Toast with Mugs of Beer
Brazilians love cervejas (beer). Women are beer drinkers on a par with men. With the high demand for beer, the national production of 13 billion liters places Brazil in third place worldwide, after China and the United States (CervBrasil). Happy hour on Friday evenings after work was not only the time for friends to get together after a week of hard work, it was also time for enjoying your favorite beer and trying out new brands.
About a year after joining the staff at Ceará Importers,* the other three female department heads invited me to join them for a happy hour at their favorite barraca on the beach, Praia do Futuro, a fifteen-minute drive from our workplace. Fátima* was a widow with a fifteen-year-old daughter. Regina* was a young married woman with a toddler. Tatiana* was single, with a boyfriend who kept track of her movements by frequent calls to her cell phone. They encouraged me to try a beer.
As an adolescent, after witnessing the violent behavior and human degradation of rum drinkers in my native land, I had made an oath never to consume alcoholic beverages.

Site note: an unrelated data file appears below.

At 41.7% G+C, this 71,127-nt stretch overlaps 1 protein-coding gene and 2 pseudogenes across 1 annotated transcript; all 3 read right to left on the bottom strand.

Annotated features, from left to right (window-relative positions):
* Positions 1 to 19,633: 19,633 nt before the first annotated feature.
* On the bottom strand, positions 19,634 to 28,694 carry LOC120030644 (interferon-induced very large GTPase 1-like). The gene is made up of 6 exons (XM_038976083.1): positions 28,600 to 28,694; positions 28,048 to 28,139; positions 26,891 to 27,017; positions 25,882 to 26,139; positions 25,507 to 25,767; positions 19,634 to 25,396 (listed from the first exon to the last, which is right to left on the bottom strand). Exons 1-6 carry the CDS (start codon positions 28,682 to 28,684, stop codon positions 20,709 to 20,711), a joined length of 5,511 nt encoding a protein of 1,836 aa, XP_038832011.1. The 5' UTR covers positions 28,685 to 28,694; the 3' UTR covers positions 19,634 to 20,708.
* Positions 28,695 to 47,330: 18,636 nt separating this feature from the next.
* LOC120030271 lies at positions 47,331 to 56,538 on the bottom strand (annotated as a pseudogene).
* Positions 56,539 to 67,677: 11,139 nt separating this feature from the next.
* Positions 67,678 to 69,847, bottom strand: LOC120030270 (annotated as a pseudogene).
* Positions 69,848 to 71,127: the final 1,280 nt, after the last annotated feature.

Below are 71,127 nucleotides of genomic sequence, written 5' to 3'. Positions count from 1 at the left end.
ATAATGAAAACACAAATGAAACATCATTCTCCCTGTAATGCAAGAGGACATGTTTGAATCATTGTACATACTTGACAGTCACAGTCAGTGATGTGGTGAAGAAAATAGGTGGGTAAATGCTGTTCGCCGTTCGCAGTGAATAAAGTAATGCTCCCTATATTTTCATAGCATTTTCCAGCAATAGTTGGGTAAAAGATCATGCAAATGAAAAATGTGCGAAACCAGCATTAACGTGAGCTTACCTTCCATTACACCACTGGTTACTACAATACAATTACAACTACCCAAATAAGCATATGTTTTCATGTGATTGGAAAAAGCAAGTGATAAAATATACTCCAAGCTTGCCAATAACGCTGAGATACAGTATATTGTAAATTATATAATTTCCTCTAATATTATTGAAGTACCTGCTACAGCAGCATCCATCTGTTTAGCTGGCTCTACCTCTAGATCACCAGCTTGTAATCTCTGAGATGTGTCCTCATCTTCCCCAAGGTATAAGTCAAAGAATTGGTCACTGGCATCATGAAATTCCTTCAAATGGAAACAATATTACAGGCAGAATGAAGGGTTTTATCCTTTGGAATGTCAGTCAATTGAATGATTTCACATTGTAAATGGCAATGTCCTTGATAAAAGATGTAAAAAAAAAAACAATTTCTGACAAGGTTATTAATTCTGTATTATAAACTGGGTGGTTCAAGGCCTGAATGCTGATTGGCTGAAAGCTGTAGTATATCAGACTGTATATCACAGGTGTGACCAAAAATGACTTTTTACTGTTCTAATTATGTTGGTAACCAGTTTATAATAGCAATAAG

“You have to loosen up,” Fátima told me. “Life is tough. We have to take advantage of the good things at our disposal.”
They filled up on six rounds of beers that had to be ice-cold. Fearful of getting tipsy and not getting home safely, I nursed one bottle of beer. I enjoyed our time together and joined them on subsequent occasions when I was not working late.
The last time we spent a happy hour together took place in an upscale restaurant and bar in Fortaleza. We talked about work, life, and our dreams. Our laughter grew louder with each new round of beers. Our waiter surprised us with a free round of beers, compliments of a group of handsome young men at a table nearby. With my self-limit of three beers, I remained totally alert.
We celebrated Regina’s new home-based marmita business venture: hot meals in round aluminum containers delivered to her customers at their workplace. Given the success during her first three months in operation, she invited us to partner with her to cater to the growing demand for her marmitas. Raising our glasses above our heads, we toasted our future together as entrepreneurs.
Our plan for becoming entrepreneurs was short-lived. Shortly afterwards, Regina was fired for embezzling the firm. It was an unsettling time.
Through our happy hours together, I had forged a bond with my female colleagues and was accepted as one of them. I smile on remembering the Friday night we stood on the beach and howled at the full moon.
LEARN ABOUT BRAZIL’S BEER MARKET: